Knitting needles come in all shapes and sizes, but they’re also available in a variety of materials – the most popular being bamboo, plastic, and metal. These materials can make all the difference to your knitting. You’ll need to think about both the yarn you’re using and your own skill level when selecting your knitting needles. If you’re a beginner then you’ll want to avoid slippery needles (such as metal and plastic) as your stitches are more likely to slip off. More experienced knitters might actually prefer more slippery needles as their stitches will move easier and quicker.
Bamboo needles are lightweight and comfortable to hold. They also have a slightly textured surface, keeping stitches in place (which is great for beginners). Bamboo needles tend to work well with all yarns, but are best used with smooth and lightweight yarns. They’re quite flexible and while this can be a bonus, the smaller sizes tend to bend and break easier than other types of needles.
- Buy bamboo knitting needles (Deramores)
Unlike bamboo needles, metal needles are very strong and therefore do not bend easily (or break). However, they are quite heavy and can be cold to the touch. Their slippery surface allows for faster knitting as stitches can glide with less friction, and this makes them a preferred choice for more experienced knitters. Metal needles suit all types of yarn, but work best with wool (including wool blends) and acrylic.
- Buy metal knitting needles (Etsy)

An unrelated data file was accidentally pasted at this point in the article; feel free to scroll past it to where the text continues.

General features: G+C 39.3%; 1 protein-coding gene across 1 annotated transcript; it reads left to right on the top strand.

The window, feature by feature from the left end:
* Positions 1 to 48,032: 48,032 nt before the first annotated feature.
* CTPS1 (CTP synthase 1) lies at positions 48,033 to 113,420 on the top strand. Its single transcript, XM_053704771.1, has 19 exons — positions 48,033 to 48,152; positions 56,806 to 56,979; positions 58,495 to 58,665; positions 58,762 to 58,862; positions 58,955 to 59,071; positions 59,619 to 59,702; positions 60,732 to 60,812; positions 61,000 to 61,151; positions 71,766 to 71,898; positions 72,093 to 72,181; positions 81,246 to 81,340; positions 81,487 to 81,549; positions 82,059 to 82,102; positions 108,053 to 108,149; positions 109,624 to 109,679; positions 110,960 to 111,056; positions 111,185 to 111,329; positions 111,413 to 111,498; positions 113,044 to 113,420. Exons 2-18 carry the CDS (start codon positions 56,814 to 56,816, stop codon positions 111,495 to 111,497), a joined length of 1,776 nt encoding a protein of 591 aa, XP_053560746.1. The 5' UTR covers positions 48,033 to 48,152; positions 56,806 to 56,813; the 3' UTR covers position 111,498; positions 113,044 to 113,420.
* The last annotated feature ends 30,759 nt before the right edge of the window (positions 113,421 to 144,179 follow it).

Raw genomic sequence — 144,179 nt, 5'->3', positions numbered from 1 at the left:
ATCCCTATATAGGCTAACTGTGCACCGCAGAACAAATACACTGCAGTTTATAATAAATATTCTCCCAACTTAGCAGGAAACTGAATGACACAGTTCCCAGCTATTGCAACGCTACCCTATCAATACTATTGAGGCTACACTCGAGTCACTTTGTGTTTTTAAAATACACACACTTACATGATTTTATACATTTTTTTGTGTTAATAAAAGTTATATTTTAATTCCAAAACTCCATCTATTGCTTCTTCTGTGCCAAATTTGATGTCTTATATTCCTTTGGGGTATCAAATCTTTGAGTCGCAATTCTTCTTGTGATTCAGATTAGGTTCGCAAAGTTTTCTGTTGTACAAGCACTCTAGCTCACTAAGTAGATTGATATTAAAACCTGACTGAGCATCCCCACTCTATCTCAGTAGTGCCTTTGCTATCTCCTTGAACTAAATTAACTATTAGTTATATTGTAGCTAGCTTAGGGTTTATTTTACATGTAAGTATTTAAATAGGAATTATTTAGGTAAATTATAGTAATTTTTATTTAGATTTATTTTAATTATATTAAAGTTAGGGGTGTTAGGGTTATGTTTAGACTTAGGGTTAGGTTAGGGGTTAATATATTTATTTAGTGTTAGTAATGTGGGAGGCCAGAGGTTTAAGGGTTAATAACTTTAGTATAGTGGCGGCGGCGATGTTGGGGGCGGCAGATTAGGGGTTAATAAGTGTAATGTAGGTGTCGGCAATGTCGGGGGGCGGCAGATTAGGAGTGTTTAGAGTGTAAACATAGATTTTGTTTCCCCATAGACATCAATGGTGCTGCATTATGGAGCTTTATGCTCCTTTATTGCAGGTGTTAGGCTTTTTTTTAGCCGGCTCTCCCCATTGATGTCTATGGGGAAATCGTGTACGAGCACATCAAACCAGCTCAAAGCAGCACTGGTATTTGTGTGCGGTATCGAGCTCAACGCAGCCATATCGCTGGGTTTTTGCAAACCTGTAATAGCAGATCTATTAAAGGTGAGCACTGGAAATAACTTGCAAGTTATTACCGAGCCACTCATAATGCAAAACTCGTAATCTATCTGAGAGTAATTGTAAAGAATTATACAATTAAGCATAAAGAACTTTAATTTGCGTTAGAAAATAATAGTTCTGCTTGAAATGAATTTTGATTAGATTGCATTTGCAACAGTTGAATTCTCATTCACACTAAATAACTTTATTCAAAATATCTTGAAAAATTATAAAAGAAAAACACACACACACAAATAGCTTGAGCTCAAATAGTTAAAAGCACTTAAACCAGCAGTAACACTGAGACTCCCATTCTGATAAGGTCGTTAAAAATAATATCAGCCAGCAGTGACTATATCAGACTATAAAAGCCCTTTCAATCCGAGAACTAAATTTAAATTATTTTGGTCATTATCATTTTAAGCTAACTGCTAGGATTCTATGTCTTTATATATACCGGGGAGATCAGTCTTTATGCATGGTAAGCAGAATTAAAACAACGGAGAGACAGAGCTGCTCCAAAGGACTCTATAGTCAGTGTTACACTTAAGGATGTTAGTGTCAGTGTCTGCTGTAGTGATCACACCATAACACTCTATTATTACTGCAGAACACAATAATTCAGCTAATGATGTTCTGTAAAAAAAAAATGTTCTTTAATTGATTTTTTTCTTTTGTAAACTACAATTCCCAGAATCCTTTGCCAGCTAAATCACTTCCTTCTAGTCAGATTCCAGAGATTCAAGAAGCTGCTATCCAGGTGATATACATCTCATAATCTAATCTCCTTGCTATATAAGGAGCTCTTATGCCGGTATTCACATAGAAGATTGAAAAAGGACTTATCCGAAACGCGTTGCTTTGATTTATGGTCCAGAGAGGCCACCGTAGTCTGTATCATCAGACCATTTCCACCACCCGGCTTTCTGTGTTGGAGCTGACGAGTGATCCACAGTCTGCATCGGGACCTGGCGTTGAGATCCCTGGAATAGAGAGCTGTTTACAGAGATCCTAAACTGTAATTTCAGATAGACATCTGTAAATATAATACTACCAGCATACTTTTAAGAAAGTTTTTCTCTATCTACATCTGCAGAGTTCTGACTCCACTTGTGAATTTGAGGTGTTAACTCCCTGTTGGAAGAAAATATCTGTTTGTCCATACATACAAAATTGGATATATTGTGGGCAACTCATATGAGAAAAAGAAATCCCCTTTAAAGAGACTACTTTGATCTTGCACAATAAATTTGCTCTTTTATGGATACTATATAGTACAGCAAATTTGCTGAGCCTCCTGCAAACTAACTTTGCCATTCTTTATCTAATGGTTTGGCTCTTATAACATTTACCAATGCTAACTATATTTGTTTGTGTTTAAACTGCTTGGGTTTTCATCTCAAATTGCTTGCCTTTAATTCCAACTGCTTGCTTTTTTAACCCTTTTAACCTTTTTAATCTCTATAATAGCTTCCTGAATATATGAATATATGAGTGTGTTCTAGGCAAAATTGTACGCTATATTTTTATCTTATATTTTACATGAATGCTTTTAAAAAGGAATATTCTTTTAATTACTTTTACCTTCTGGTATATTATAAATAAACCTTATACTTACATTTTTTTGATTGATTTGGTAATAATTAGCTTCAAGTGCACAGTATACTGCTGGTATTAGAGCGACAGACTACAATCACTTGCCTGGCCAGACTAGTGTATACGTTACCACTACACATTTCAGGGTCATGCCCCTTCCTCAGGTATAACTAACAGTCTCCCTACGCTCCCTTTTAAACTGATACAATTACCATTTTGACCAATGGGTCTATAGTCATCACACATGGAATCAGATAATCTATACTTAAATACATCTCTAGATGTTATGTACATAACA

Plastic needles are just as smooth as metal ones, but are a lot lighter and very flexible (even more than bamboo). They work with any type of yarn, but are great for chunky yarns that need a larger needle size as they won’t be as heavy as other types of needles. Plus they come in lots of different colours!
- Buy plastic knitting needles (Amazon)
Wooden needles aren’t slippery (just like bamboo ones), but they still have a smooth feel. They’re great for both experienced knitters and beginners, and work well with slippery yarns. You can find a variety of wooden needles, but the hardwoods are best as they’ll be sturdier. Still, like bamboo, wooden needles have a tendency to break (especially in the smaller sizes).
- Buy wood knitting needles (The Knitting Network)
When starting a project, try to think about what yarn you’ll be using and how well it will work with the needles you want to use. However, many people simply prefer a certain type of needle and use them with every project. Find your favourite material and stick to it if that’s what you knit best with!